The class was utter jubilant when I brought in the pinata. Scott was in charge of filling the giant Angry Bird pig, and he took his responsibility seriously. He came back from Target with three bags stuffed with candy, small toys and assorted surprises. By the time he was done filling it, the pinata was stuffed full and extremely heavy.  I knew that his friends were going to be thrilled when it was finally cracked open. 

It turns out that it takes small children a long time to crack open a pinata. Each student went five times before the teacher, perhaps out of desire to release some frustration, took the hockey stick and started beating the pig. After a few whacks, the candy and toys were flying across the playground. The class scurried, red bags in hand, to scavenge as much of the treasure as possible.

After all the loot was secured, the class went back inside. With the Principal and a few other teachers in the room (raiding the remaining cake), a little girl adeptly linked two glow bracelets together to create handcuffs. She proudly put them onto her wrists, stood up and loudly announced, "I made handcuffs. These look just like the ones in my Mommy and Daddy's bedroom." The Principal, who had just taken a bite of cake, began to cough and choke.

 Leaving the school, I ran into the handcuff Mom. I felt a sense of "thank goodness that wasn't me" relief. Typically it is Robby who orchestrates the public humiliation through his honest observations!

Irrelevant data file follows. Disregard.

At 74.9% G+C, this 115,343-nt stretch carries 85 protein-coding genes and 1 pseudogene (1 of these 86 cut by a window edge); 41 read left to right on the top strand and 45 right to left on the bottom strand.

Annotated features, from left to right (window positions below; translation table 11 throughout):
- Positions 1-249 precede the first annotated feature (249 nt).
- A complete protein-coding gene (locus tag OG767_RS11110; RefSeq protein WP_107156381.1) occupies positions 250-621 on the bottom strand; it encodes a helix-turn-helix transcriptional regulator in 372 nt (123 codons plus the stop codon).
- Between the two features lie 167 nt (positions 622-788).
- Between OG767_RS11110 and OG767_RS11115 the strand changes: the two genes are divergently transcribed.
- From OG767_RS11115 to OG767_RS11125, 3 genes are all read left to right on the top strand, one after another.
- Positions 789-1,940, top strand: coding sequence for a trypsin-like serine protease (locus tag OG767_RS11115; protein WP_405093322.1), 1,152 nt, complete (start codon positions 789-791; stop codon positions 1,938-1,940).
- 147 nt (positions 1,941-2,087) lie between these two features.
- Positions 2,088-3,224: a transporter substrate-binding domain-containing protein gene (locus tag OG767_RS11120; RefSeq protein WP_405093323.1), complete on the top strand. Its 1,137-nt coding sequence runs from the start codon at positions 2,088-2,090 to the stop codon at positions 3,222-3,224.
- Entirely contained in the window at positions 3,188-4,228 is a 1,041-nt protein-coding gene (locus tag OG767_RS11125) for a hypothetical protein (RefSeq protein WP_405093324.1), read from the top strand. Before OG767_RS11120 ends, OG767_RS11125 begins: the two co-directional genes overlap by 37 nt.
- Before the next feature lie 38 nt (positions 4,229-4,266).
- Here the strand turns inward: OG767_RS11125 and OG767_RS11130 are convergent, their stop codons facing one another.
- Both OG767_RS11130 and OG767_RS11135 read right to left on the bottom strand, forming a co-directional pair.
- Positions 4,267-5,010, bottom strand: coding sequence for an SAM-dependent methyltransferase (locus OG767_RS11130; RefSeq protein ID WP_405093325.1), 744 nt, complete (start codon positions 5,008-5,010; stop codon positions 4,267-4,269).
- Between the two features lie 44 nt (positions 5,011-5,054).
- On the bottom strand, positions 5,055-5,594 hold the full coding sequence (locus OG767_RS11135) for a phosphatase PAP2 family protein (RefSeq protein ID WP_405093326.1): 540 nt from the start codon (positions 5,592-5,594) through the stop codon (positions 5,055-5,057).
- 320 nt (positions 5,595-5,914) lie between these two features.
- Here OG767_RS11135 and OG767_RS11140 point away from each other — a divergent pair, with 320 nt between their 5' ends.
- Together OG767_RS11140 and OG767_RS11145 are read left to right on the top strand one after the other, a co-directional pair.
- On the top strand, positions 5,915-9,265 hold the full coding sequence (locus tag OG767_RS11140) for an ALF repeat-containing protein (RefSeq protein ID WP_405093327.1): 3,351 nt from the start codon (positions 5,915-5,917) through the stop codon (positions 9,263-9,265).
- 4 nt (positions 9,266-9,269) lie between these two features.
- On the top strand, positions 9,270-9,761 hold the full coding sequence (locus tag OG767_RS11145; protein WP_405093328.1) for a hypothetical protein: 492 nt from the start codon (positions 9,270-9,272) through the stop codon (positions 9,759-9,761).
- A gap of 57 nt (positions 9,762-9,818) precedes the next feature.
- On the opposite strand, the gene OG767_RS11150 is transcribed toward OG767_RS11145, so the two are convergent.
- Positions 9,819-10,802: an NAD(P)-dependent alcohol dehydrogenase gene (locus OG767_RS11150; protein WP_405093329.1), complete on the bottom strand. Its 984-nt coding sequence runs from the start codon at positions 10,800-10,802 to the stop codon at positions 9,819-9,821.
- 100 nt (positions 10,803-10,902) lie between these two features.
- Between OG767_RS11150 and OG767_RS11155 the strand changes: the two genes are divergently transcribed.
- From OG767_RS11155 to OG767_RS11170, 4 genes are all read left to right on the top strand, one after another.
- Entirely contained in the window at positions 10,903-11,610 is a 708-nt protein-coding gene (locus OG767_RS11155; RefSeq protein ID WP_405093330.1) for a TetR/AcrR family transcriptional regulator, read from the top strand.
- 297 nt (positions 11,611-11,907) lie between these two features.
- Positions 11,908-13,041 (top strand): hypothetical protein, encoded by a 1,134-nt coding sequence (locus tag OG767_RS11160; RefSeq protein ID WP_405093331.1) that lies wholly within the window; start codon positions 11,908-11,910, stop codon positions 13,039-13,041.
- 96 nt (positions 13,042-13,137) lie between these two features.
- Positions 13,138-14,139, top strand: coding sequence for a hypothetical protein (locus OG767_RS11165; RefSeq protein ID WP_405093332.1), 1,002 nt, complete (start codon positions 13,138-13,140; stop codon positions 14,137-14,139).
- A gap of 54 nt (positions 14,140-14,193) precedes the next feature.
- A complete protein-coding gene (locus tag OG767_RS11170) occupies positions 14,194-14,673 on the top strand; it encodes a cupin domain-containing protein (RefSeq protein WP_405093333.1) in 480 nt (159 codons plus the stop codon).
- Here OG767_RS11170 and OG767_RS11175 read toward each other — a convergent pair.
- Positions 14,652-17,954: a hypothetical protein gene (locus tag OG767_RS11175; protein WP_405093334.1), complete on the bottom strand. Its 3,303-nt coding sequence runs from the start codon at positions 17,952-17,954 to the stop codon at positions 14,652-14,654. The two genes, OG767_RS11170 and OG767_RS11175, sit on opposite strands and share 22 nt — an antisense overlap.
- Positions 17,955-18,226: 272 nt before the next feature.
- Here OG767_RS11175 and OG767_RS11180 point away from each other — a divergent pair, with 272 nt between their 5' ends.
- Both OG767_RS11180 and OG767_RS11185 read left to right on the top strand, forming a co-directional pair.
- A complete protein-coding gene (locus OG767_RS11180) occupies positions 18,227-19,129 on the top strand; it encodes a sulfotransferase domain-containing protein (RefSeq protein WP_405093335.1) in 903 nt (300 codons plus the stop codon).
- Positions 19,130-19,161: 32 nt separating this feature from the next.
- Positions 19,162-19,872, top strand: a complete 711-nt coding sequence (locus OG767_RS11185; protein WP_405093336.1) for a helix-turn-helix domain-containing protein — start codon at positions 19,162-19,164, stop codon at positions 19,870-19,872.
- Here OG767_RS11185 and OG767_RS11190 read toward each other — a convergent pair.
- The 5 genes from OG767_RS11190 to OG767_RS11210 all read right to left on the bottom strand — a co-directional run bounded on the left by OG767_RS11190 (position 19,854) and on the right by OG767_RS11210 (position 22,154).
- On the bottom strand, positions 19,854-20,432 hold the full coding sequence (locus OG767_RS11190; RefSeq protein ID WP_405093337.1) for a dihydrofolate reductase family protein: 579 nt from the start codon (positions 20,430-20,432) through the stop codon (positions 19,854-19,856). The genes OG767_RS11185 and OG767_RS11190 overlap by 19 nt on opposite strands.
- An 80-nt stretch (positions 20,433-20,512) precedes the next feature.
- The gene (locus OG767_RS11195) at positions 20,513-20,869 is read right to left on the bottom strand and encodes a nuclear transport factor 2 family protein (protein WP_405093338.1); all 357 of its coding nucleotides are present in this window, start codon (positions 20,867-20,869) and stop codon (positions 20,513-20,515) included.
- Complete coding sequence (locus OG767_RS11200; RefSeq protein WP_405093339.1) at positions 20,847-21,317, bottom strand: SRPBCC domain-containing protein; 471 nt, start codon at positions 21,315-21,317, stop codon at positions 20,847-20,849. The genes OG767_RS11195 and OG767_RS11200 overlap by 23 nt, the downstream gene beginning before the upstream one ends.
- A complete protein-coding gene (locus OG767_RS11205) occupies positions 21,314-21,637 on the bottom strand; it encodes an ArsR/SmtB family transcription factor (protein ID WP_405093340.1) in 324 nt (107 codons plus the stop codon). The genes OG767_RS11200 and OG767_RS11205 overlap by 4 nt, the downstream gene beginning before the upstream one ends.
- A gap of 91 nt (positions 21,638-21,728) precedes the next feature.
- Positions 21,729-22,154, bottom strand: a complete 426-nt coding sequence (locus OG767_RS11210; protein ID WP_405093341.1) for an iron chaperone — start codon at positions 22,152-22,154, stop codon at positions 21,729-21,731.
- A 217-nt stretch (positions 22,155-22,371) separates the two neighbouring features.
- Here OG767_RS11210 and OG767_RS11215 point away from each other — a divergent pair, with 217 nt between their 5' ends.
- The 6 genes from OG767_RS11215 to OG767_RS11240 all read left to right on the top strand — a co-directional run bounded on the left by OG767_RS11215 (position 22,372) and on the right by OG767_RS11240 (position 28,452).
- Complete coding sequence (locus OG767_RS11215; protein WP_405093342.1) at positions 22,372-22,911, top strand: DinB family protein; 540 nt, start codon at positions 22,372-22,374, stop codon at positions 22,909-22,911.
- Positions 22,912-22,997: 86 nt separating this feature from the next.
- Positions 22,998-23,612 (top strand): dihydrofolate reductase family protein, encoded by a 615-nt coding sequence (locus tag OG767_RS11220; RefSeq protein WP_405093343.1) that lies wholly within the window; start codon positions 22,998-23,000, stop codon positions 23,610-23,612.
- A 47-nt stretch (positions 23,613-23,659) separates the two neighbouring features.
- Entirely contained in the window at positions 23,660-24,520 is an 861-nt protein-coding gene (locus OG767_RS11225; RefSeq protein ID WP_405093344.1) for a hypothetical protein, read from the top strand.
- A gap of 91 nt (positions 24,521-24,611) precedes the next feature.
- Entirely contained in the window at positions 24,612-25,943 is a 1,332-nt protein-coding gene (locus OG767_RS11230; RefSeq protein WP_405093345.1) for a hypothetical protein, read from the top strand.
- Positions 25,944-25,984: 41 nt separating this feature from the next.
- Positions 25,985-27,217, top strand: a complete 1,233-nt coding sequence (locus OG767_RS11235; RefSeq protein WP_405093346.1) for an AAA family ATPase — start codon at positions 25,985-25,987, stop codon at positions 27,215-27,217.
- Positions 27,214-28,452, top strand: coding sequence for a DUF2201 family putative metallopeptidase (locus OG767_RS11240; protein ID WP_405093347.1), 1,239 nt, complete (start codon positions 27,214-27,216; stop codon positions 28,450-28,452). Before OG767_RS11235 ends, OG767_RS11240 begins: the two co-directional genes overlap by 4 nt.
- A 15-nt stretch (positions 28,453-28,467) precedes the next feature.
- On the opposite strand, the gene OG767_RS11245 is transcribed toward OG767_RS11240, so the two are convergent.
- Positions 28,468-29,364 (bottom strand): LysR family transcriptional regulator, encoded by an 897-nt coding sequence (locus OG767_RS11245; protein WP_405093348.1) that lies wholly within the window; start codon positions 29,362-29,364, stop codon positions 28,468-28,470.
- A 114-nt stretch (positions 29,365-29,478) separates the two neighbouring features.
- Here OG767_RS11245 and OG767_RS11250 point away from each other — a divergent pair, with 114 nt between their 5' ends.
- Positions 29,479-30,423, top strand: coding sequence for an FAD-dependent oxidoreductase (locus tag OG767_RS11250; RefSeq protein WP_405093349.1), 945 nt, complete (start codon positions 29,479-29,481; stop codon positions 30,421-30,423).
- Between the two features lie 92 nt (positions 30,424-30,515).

Although I missed Timmy during the day, I'm glad I was able to spend the afternoon at Robby's school without the baby distraction. Robby seemed to thoroughly enjoy having my undivided attention, and all of his friends had fun at his party.

Monday, June 02, 2014

My Sophie

When I entered the professional workforce after graduate school in 1997, the first step was to secure a pet. I have always loved animals, and I knew that having a companion as I acclimated to a new city would be prudent. The Saturday after I received my first pay check I headed to the Humane Society to find my little furry friend. As soon as I held Sophie, an adorable little white kitten, I knew that she had chosen me to be her mommy.

Sophie was by my side through 5 moves, 20+ surgeries, one amputation, one husband, two babies and 18 years. Yesterday evening, our streak came to an abrupt end. Sophie passed away, and to say that I am heartbroken does not do the emotion justice. I feel lost without my little friend.